The good times continue to roll for management consultants: In 2017, fueled by digital transformation and tax reform, their market grew by an impressive 8.1 percent.

And as they have done every year since 2010, the Big Four once again outperformed the market a whole: growing by 9.4 percent in the same period. But can their success continue?

There are plenty of reasons for optimism: As long as the digital transformation agenda remains as all-consuming for client organizations as it is now, it’s hard to see the demand for external support declining. Clients simply have too much to do, and lack both the capability and the capacity to do it with the resources at their disposal internally.

The Big Four also find themselves in something of a sweet spot in the market: The nature of digital transformation projects means that consulting firms need to be able to offer a wide range of services to their clients, from strategy to technology and from advice to implementation. While there are often questions about the extent to which disparate services are being knit together into a seamless whole, that breadth has always been a central part of what the Big Four bring to the market.

What’s more, tax reform means the Big Four are often sitting at the table when the money to fund ambitious transformation programs becomes available in the first place. Provided they’re joined-up enough to spot them — and they aren’t always — the opportunities to cross-sell are arguably greater than they are for any other type of consulting firm.

And then there’s the risk agenda, which, in all its forms, is forcing its way towards the top of the CEO’s list of priorities. Although technology credentials are hugely important here, particularly when it comes to things like cybersecurity, a cultural pre-disposition for this kind of work puts the Big Four in pole position. Clients want a safe pair of hands, and by and large the Big Four offer them that.

But there are also reasons for concern. For the first time in a number of years the Big Four weren’t actually the star performers in the U.S. consulting market in 2017: that accolade went to technology firms (a group dominated by the likes of Accenture and IBM Global Business Services, but which also includes the consulting arms of the big Indian tech players), who grew by 10.8 percent. In fact, our forecast for 2018 suggests that the Big Four may be outdone by both technology firms and strategy firms (McKinsey, BCG, Bain and their smaller competitors). That tells us something about the extent to which the interplay between strategy and technology is at the heart of everything that clients are doing today. The Big Four all have strategy and technology capabilities, but it’s not yet clear that they’re able to “out-strategize” the strategists, or “out-tech” the technologists.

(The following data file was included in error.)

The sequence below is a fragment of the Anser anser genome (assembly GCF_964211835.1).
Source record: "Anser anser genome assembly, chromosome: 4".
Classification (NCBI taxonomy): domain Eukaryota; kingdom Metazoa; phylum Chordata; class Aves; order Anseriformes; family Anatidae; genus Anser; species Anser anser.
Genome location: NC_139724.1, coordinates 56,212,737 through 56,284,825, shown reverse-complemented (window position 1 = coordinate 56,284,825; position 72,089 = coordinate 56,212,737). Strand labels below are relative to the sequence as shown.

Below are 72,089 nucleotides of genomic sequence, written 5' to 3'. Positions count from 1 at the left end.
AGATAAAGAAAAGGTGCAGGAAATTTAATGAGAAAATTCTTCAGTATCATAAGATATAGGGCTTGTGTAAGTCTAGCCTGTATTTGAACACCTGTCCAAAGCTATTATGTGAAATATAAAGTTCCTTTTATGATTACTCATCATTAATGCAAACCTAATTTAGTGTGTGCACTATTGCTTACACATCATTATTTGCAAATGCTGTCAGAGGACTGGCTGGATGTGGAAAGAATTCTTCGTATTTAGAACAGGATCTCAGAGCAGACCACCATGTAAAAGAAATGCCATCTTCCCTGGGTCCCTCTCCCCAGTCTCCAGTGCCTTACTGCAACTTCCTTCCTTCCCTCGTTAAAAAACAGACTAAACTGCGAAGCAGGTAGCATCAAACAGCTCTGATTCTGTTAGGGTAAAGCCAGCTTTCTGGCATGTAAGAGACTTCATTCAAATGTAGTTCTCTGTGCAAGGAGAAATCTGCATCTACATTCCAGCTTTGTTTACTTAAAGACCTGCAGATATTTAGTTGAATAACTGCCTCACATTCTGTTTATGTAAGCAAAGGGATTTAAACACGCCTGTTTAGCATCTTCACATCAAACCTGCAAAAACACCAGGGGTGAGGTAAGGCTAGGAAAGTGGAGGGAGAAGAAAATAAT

It’s also likely that years spent working in their clients’ back offices may be creating problems for the Big Four now. Although there are plenty of opportunities connected with the back-office implications of front-office digitization, what’s driving the market today is a pressing need to find new ways to grow. Consulting firms that are aligned with that agenda stand to benefit more than those that aren’t, and despite progress, the Big Four have work to do here.

Of course, the elephant in the room is the threat, by the authorities in the U.K., to break up the Big Four. But it’s far from certain how that could be achieved, unless the U.S. and other countries follow suit, and from an advisory perspective anything that de-restricts access to the market would presumably be welcome.

Indeed, the bigger concern right now is that all the talk of a breakup distracts the Big Four from what they need to do to fend off competition and maintain the momentum they’ve created over the last few years.

Edward Haigh

Edward Haigh

Edward Haigh is a director at Source Global Research, a research and strategy firm for the global management consulting industry.